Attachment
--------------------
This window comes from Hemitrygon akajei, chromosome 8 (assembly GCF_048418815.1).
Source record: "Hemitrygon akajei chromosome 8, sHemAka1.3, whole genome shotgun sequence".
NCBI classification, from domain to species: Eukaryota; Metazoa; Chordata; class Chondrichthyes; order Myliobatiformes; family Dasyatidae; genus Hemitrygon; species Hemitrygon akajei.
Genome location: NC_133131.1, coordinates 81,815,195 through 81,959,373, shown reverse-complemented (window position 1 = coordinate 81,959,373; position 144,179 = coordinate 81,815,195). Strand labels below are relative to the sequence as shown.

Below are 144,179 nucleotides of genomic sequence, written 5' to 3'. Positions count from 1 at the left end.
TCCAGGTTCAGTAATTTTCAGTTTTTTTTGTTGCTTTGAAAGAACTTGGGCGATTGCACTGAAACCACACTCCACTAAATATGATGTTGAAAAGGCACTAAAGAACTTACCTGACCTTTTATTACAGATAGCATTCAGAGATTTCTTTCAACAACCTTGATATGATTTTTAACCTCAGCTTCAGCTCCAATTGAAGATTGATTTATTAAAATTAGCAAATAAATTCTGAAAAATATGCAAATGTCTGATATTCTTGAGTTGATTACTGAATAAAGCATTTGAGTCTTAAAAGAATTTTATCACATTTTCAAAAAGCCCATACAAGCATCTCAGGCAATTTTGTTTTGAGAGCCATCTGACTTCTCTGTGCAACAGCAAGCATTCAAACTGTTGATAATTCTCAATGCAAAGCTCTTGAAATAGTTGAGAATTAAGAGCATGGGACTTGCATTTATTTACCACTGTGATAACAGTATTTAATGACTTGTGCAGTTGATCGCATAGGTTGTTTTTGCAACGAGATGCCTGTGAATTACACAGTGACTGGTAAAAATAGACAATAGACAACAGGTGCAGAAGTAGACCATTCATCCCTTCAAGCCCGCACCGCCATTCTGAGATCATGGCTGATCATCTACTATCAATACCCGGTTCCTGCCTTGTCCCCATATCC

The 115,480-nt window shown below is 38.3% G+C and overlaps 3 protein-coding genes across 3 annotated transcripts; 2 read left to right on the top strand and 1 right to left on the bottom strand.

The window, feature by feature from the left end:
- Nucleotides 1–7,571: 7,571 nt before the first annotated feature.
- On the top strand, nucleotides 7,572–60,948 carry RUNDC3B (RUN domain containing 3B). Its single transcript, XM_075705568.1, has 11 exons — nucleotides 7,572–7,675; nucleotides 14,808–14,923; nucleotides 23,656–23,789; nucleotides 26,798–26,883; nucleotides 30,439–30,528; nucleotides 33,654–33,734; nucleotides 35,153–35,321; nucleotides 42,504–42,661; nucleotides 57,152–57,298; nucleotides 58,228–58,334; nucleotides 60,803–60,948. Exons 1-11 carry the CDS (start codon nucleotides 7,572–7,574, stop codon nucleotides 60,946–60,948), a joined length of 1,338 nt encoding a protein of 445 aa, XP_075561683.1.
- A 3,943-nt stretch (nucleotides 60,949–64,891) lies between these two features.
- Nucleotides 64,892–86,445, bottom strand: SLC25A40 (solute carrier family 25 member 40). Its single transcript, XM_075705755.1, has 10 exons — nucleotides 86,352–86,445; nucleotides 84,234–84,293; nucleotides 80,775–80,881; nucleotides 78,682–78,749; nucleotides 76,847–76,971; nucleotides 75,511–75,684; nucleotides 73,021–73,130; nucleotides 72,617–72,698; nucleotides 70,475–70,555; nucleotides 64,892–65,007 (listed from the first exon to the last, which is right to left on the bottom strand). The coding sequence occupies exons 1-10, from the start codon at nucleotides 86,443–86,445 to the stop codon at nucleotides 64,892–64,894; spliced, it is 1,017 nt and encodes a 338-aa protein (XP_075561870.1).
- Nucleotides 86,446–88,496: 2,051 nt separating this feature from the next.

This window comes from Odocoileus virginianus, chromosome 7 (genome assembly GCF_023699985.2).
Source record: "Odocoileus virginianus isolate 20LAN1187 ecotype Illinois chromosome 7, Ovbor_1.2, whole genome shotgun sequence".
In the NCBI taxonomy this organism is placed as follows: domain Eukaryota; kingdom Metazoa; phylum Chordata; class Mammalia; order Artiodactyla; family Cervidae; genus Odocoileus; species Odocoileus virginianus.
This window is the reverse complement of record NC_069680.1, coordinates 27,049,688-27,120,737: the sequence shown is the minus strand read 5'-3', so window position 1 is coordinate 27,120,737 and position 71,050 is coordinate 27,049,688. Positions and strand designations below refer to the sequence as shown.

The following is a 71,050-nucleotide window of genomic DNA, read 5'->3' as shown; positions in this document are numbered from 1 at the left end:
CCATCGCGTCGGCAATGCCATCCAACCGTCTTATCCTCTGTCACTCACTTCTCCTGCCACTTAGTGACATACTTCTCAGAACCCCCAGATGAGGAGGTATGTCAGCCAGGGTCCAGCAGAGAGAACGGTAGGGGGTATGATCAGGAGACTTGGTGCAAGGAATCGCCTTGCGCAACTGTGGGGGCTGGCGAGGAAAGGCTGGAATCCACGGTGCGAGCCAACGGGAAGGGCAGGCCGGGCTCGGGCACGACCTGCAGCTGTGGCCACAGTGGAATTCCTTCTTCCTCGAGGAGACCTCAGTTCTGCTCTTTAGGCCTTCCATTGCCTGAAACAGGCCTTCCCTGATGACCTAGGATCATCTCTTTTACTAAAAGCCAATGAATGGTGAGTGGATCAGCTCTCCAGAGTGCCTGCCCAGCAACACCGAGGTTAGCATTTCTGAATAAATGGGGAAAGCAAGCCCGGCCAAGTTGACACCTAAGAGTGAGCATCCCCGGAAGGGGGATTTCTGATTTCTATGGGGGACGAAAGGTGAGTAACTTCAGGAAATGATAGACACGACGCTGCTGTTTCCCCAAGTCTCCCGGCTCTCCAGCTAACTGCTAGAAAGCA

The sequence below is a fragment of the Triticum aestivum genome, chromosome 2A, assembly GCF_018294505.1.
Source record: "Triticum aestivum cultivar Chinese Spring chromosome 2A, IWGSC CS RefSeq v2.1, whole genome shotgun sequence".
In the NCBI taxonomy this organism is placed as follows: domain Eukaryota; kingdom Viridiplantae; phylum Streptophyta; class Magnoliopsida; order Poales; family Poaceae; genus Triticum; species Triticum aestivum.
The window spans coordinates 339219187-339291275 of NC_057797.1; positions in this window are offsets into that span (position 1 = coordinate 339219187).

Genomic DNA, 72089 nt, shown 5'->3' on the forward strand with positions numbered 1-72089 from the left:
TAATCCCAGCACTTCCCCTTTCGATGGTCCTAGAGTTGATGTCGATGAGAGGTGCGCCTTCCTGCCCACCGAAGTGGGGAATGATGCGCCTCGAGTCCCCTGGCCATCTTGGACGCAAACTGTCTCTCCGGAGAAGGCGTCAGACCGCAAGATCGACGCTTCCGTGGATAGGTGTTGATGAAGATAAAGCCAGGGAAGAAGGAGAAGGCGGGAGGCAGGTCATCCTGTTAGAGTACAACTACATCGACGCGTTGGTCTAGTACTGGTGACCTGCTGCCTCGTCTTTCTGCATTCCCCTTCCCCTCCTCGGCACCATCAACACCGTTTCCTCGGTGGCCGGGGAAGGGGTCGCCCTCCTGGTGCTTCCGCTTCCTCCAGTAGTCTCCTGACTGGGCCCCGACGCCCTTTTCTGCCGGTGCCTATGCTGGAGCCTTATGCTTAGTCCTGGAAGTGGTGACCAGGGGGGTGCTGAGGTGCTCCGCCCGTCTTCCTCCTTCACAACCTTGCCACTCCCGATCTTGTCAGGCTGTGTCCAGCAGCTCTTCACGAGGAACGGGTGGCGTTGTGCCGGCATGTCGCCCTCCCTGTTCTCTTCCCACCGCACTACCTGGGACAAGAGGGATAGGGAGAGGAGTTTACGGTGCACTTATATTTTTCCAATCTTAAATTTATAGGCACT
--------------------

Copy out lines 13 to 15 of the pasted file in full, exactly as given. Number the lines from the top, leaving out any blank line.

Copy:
- Nucleotides 86,446–88,496: 2,051 nt separating this feature from the next.

This window comes from Odocoileus virginianus, chromosome 7 (genome assembly GCF_023699985.2).
Source record: "Odocoileus virginianus isolate 20LAN1187 ecotype Illinois chromosome 7, Ovbor_1.2, whole genome shotgun sequence".